[haiku] GSoC project: application updater

  • From: Henri Vettenranta <henri.vettenranta@xxxxxx>
  • To: haiku@xxxxxxxxxxxxx
  • Date: Wed, 01 Apr 2009 19:38:42 +0300

I've been thinking about submitting a GSoC application to develop an
application updater for Haiku. I've taken ideas from Linux package
managers but also from Secunia's PSI software¹ for Windows. However
unlike a package manager, the updater will not take part in the initial
installation of the application or in the removal of old applications no
more in use. Unlike PSI, the updater will use information provided by
the application authors themselves instead of relying on a list of
applications provided by myself or some other third party. Also by using
file system attributes and indexes it should be possible to avoid
lengthy file system scans like those PSI does.

¹ http://secunia.com/vulnerability_scanning/personal/

The application updater will show a list of applications found on the
system that can be upgraded or updated, and maybe end-of-life
applications as well. Using attributes an on-disk database of installed
applications can be avoided. The idea is also to cause no harm to people
who do not use the updater so that special updateable and non-updateable
versions of applications do not need to be provided.

Each application that wishes to show up in the updater will have a url
attribute that tells the application updater where to download a
database of the applications of a single vendor. This database is a
simple text file that describes all the applications of the vendor, the
newest versions of these applications, and the versions of an
application that are known to be insecure. The file may also list
upgrade paths to different major versions, or maybe to different pieces
of software altogether.

Other information that needs to be available in attributes is a unique
identifier for each app, and the major and minor version of the
application. Looking with QuickRes at some applications, they seem to
have a 680-byte-long BEOS:APP_VERSION attribute, but its contents don't
look like they could be used by the updater. The application signature
looks like a good candidate to use as the unique identifier, though. I
also wonder whether a major version attribute is needed, or whether it's
feasible to have different application signatures for different major
versions. In this case the upgrade path could be used to direct the user
to a new major version when the currently installed version is obsoleted
and no minor updates are provided for that anymore.

One problem will be finding all the applications installed on a system.
Since just scanning all drives is not feasible, this should be done by
using an indexed attribute. One idea is to search for files whose type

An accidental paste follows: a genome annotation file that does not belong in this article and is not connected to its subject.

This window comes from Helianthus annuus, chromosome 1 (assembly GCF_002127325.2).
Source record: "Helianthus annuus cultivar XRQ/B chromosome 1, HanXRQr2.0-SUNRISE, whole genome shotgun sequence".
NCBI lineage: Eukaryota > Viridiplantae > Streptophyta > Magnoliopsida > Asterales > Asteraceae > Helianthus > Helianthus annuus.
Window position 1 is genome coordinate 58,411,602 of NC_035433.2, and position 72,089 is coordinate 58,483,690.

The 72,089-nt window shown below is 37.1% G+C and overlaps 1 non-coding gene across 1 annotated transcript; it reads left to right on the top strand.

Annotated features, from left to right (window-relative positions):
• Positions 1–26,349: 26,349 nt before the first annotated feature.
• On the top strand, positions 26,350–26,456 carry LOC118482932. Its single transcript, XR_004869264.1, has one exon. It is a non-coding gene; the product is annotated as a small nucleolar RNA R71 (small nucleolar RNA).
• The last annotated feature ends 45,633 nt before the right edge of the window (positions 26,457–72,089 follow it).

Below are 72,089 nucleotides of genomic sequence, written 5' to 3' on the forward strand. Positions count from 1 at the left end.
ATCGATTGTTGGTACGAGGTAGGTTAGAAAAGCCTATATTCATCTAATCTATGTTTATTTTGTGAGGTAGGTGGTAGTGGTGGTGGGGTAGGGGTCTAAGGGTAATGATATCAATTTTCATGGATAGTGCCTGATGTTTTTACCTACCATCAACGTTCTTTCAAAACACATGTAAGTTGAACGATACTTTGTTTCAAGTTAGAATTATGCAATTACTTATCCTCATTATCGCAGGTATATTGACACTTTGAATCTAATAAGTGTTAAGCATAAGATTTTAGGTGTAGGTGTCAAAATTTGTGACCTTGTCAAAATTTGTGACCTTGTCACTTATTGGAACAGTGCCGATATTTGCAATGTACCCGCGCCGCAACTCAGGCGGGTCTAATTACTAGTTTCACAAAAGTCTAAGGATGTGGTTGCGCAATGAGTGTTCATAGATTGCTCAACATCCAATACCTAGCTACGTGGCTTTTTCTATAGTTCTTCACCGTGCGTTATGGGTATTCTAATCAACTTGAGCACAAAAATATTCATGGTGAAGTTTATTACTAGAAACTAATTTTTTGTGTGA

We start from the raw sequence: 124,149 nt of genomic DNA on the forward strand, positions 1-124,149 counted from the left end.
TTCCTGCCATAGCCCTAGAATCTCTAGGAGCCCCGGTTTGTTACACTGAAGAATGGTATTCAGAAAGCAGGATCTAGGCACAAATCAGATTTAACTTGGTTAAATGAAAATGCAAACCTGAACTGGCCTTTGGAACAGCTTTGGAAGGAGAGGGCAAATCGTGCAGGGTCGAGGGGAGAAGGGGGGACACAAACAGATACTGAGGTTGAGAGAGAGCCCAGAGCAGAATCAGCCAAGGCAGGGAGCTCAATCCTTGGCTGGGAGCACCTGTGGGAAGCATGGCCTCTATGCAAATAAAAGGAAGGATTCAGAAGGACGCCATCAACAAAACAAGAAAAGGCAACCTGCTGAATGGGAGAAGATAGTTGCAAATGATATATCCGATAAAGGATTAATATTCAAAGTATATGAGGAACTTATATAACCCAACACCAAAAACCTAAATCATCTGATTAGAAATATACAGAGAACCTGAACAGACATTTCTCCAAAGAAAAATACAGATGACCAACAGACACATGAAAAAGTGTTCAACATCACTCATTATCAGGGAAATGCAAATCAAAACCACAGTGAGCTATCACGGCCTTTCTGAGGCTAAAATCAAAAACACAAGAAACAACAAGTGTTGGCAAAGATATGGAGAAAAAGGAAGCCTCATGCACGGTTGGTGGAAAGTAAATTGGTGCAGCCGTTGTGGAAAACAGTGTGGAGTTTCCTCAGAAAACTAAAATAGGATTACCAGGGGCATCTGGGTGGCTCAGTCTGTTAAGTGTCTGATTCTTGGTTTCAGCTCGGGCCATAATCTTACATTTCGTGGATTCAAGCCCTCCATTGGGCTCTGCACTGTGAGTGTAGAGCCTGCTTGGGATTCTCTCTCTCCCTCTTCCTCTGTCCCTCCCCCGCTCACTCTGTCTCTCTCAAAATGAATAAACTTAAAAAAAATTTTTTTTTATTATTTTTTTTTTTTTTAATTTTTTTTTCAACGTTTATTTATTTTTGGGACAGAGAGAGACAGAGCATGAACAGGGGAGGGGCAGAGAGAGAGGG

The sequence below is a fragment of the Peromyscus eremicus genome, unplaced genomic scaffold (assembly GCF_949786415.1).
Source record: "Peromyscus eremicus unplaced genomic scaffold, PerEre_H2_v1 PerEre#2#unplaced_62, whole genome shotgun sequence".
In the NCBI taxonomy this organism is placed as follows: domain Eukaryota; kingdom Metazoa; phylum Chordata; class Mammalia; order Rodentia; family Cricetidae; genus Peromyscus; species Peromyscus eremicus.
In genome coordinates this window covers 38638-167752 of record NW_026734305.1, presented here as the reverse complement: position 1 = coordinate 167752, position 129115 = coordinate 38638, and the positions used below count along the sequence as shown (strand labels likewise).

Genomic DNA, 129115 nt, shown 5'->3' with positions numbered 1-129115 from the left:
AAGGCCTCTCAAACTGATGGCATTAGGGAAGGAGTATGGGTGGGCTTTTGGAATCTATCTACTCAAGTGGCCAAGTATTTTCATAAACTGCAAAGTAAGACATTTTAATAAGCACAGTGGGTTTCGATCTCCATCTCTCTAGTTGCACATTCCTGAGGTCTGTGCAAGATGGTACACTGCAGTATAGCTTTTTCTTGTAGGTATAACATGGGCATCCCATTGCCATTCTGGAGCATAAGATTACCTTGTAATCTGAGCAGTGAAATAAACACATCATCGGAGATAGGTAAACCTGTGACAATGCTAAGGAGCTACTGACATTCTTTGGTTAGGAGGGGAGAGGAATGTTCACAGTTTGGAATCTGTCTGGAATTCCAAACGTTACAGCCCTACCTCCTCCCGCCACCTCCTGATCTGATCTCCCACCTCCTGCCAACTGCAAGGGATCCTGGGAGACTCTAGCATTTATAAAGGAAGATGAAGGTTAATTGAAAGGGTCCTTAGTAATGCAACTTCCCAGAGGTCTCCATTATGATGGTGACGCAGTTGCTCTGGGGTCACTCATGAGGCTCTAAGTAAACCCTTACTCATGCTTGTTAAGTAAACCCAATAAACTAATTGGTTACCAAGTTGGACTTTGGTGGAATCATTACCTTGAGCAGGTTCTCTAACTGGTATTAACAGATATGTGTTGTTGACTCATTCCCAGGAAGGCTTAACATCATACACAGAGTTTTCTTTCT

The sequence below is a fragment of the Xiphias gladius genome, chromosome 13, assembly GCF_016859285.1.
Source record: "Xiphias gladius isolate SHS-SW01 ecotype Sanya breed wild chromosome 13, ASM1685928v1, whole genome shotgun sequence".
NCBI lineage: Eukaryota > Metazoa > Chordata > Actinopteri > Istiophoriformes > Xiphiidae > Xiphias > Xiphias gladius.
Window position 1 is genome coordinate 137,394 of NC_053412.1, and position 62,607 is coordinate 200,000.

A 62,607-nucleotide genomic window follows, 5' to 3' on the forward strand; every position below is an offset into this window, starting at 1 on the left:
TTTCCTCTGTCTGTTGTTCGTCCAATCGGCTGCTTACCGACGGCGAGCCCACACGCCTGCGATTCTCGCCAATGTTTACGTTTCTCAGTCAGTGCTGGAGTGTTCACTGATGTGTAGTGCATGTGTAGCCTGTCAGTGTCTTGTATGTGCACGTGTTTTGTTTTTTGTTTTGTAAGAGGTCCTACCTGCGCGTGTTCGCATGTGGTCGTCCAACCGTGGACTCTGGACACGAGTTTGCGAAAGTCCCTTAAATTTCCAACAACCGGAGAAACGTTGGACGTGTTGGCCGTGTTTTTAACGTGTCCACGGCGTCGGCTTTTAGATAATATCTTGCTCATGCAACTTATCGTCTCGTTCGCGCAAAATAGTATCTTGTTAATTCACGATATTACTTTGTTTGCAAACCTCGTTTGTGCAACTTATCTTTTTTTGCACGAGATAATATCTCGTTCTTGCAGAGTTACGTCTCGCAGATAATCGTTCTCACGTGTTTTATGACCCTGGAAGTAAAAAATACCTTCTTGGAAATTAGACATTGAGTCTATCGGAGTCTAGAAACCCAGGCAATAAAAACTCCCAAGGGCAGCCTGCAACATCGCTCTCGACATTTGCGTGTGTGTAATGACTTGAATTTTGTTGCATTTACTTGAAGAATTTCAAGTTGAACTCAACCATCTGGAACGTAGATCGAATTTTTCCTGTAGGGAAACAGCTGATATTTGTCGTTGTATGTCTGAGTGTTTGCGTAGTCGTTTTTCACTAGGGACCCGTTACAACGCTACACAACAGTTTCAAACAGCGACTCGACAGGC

is application/x-vnd.Be-elfexecutable, but my concern is applications
written in Python or some other interpreted language; are they of some
other type? Also I'm not sure if it's better to label the executable
file or the application directory with the updater attributes. The next
idea that comes to mind is to index the url attribute, although in this
case indexing its contents is pretty useless since it's the existence of
the attribute that is searched for.

Once the user commands an application to be updated, the updater will
download a zip file from a location specified in the application
database file and extract that over the directory where the application
is installed. Using a statement in the database the directory may be
emptied before extraction, but I think updates requiring more complex
actions should be manually done by the user. For these complex cases,
and in the case of upgrading the app to a new major version or another
application altogether, the database may specify a web location that is
opened in the user's web browser. The location may also be used to
advertise an upgrade to a commercial application the user has, but I
think the updater should have an option for the user to avoid these
kinds of ads if he wants to.

My last concern is whether designing and implementing this kind of an
application is the right size for a GSoC project. If it's too small
there's the possibility of adding SoftwareValet package and install
script support, maybe dependency handling in case a new major version
requires libraries the old one didn't. These all make the application
more complex, however, so their trade-offs should be thought of

Any comments and suggestions are appreciated, although I'll start
writing the application now. I know I'm already pretty late, but I've
been kept busy by studies for the last few days.

Henri Vettenranta

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